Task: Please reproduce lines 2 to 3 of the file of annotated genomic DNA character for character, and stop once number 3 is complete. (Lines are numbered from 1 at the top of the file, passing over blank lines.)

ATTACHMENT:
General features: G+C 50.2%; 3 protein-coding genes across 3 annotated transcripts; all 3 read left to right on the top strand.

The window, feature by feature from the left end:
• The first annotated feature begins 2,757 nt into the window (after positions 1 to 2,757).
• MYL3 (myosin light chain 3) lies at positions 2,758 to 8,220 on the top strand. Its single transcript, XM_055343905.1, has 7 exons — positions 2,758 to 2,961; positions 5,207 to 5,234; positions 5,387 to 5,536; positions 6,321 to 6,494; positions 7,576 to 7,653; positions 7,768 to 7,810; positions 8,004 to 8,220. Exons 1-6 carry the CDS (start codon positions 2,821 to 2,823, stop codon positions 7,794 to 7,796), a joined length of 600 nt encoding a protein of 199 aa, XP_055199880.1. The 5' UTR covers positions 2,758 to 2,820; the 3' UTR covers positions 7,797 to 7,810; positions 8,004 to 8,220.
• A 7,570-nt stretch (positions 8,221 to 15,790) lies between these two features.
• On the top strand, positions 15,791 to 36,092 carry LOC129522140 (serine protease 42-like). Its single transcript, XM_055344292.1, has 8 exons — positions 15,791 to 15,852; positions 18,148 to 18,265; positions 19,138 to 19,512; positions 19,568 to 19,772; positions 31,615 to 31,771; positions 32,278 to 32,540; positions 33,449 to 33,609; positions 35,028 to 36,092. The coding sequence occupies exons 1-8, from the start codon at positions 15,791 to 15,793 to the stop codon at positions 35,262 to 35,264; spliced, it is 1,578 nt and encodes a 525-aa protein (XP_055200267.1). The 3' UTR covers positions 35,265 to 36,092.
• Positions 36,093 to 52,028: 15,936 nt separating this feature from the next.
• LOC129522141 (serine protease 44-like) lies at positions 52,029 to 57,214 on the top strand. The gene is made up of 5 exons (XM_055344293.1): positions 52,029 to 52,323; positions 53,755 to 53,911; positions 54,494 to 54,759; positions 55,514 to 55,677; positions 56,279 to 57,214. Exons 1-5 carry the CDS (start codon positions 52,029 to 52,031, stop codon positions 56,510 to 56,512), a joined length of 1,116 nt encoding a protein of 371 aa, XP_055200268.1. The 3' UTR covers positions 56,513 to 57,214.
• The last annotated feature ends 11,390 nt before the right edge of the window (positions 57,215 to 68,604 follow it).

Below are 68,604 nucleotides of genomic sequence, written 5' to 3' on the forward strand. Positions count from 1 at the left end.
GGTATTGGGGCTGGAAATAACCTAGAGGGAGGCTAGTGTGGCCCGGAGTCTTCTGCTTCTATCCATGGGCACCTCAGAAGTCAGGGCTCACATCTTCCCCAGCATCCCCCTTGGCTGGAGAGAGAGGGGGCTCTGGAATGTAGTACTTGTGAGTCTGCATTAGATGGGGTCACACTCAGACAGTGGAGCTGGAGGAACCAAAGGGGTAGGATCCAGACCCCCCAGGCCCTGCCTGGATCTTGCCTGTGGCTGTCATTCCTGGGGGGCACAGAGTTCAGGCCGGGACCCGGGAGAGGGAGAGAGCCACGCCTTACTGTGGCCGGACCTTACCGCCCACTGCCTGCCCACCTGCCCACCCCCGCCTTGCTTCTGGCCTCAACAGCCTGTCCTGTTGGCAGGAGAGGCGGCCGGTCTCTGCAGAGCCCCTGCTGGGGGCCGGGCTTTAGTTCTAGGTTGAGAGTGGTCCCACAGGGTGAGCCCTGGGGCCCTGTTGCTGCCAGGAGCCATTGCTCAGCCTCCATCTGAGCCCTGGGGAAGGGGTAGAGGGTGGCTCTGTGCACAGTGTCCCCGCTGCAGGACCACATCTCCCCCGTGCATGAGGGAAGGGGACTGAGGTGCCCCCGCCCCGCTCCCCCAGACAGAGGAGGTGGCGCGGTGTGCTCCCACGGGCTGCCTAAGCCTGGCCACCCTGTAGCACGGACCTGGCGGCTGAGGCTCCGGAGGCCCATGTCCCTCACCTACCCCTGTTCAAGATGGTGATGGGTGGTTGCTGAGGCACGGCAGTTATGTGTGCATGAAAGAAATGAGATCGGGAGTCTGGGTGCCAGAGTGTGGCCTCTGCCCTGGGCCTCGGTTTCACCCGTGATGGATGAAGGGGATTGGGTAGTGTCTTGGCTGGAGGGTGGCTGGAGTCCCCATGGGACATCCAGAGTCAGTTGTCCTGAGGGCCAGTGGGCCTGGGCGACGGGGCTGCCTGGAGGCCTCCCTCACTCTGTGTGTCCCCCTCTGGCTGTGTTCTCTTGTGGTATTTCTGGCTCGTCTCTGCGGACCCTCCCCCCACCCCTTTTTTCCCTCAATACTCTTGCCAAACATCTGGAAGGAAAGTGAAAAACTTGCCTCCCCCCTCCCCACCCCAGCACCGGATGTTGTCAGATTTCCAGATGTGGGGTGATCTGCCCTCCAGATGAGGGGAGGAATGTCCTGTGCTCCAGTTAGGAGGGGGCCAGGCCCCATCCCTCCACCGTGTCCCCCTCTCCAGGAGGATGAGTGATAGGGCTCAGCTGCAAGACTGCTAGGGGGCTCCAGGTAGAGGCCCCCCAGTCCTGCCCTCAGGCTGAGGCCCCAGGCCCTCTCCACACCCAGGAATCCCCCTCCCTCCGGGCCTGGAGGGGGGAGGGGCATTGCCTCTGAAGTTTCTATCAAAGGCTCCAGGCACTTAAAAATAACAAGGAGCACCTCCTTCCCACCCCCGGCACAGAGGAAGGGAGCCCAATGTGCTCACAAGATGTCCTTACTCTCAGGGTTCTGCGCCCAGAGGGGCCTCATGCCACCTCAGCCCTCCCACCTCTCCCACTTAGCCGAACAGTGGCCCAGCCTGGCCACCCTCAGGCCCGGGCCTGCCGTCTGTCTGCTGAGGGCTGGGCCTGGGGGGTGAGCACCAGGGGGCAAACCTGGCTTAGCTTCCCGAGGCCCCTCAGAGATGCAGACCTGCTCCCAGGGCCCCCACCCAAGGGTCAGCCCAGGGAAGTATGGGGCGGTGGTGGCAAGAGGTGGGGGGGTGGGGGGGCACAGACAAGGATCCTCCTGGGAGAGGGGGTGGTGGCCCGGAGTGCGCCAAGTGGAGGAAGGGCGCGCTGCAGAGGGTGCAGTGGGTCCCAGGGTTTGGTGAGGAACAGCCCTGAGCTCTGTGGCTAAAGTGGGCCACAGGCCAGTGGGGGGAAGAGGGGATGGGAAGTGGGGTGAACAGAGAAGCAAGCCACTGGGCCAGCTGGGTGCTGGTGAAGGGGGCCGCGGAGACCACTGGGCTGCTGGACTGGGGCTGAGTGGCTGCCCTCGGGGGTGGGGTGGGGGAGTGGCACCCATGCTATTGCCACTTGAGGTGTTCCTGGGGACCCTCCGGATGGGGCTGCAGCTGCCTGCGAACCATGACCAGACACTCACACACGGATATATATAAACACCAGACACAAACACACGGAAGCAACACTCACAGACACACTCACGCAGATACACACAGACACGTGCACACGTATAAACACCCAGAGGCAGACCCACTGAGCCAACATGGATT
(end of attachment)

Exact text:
The window, feature by feature from the left end:
• The first annotated feature begins 2,757 nt into the window (after positions 1 to 2,757).